Every day is yesterday — pop culturally, at least. Many of this year’s buzzy Oscar movies are biopics or historical narratives: “Oppenheimer,” “Maestro,” and “Killers of the Flower Moon,” to name three. The same approaches dominate the smaller screen. “The fall TV of 2023,” Kathryn VanArendonk recently noted in Vulture, “has an allergy to modern life.”
It’s easy to see why this trend works for networks and studios. (Like a superhero, a historical figure such as Napoleon arrives with brand awareness and a pre-approved plot.) But does it work for creators and consumers?
In a fascinating new book, “Writing Backwards: Historical Fiction and the Reshaping of the American Canon,” Alexander Manshel considers this question carefully. An English professor, he zooms in on literary fiction and finds something surprising: Over the last few decades, contemporary novels have become radically less contemporary. More and more plots now occur in the past, retelling famous events or exploring historical settings and themes, just like in so many movies and shows.
Through a mix of close readings and clever statistics, Manshel shows how recent this revolution is — and also how widespread. His research may also leave readers wondering whether, at this point, it’s a revolution that’s narrowing literature and perhaps even the literary imagination.
Incentives for writing about history
Many of America’s important early novels were historical. (See “The Last of the Mohicans” and “The Scarlet Letter.”) Before long, though, stories set in the past began to seem lowbrow, even pulpy. It was fine for bestsellers, but authors who sought literary prestige wrote about contemporary settings and concerns. “The ‘historical’ novel,” as Henry James put it, is “condemned . . . to a fatal cheapness.”
According to Manshel, this started to flip in the 1980s. He defines historical fiction broadly — not just as narratives that reimagine notable people or events, like Hilary Mantel’s “Wolf Hall,” but as any narrative that takes place in a historical moment instead of our own. The thing that makes science fiction “science fiction” isn’t its characters or style but its setting, say, on some faraway planet or in a speculative future. The thing that makes historical fiction “historical fiction” is its setting in the past.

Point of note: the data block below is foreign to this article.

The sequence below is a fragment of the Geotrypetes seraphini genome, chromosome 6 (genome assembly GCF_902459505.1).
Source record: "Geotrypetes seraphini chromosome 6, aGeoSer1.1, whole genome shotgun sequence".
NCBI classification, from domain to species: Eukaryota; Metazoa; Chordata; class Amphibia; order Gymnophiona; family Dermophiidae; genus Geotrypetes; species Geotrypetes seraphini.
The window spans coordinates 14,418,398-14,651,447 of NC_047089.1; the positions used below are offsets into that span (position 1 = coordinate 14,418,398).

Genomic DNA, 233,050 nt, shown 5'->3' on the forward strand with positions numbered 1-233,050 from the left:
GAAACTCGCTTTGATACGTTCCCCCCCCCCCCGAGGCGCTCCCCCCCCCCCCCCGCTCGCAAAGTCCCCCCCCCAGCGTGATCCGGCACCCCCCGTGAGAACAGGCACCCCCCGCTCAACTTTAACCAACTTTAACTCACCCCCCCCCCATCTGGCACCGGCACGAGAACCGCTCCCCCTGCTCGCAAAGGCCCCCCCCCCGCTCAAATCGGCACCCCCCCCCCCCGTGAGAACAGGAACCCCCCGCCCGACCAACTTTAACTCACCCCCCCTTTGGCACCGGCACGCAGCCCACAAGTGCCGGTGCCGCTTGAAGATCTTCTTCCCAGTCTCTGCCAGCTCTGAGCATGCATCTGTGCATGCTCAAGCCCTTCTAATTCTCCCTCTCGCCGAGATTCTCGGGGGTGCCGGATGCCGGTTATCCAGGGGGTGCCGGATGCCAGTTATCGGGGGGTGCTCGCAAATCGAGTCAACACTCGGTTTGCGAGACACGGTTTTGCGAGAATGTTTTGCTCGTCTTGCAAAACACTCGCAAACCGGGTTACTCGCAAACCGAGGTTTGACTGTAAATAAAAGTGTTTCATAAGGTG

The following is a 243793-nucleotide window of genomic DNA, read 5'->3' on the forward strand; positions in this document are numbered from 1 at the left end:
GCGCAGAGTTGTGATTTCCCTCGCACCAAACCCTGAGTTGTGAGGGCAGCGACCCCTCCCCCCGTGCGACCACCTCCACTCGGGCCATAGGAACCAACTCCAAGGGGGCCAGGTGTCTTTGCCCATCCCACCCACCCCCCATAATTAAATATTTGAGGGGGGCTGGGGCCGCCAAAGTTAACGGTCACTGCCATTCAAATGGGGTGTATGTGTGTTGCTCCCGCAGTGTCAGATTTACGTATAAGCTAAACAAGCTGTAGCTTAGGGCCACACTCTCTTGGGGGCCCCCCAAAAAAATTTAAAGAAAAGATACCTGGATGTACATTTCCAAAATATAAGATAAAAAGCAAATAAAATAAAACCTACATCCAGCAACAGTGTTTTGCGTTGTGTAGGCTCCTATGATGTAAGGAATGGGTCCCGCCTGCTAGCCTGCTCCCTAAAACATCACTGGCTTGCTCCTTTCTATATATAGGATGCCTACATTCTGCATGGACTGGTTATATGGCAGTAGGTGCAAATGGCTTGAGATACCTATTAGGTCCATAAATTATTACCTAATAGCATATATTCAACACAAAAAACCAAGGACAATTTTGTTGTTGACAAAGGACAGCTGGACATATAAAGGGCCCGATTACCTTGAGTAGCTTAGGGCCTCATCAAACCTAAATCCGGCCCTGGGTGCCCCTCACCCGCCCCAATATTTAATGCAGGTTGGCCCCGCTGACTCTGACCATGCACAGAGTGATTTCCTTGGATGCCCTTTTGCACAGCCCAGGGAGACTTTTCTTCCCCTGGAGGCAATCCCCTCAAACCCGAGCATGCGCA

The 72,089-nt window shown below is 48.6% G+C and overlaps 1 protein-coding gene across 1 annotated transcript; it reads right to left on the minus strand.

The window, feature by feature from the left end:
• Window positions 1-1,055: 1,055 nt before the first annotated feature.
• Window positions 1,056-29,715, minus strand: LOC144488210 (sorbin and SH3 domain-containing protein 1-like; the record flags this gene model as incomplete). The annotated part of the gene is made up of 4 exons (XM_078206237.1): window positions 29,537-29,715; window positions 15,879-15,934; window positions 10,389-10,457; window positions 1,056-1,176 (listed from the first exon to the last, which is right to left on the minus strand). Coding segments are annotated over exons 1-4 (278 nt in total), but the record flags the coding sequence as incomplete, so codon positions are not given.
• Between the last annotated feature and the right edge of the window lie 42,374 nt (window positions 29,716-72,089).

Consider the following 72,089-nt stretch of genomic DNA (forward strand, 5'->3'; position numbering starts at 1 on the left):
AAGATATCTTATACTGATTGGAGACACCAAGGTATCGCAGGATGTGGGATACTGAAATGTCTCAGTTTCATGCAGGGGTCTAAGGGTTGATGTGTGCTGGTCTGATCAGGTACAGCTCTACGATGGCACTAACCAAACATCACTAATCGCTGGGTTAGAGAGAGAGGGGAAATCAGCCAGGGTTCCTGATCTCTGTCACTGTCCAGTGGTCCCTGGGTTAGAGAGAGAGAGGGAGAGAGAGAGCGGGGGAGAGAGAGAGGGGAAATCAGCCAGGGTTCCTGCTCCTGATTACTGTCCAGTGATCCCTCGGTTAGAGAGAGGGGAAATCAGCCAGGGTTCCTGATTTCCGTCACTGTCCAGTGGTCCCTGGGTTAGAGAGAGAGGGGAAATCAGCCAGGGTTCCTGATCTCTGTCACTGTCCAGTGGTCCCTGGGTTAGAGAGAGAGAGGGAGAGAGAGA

Historical novels, Manshel argues, have now become “contemporary literature’s most prestigious and politically potent genre.” This is probably true in many countries — certainly, it’s true in Mantel’s Britain — but in America, the best place to see it is by tracking three major literary awards: the Pulitzer Prizes, the National Book Awards, and the National Book Critics Circle Awards. Manshel crunched decades’ worth of shortlists and sorted the nominees into historical fiction and contemporary fiction.
The trends are striking. Between 1950 and 1979, about half of the shortlisted novels met Manshel’s definition of historical fiction. In the 1980s, though, that number jumped to 67 percent, and it’s only climbed higher since. Between 2000 and 2010, 89 of the 111 shortlisted novels were historical fiction — an unprecedented 80 percent. It’s a startling inversion: While most bestsellers are now set in the present (think “Beach Read” author Emily Henry), literary fiction has pivoted to the past (think Colson Whitehead). As Manshel puts it, “Historical fiction now stands at the very center of the American literary canon.”
This shift shows up in other literary institutions, including the distinguished grants that fund writers and the syllabuses that enshrine their most durable books. Manshel analyzed the contents of more than 300,000 literature courses and found that, today, 14 of the 20 most taught post-1945 novels featured plots set in the past. Professors now point not to John Updike or Joyce Carol Oates but to Leslie Marmon Silko and Tim O’Brien, whose novels “Ceremony” and “The Things They Carried” sit comfortably in the campus top 20.
Manshel also explores why this shift happened.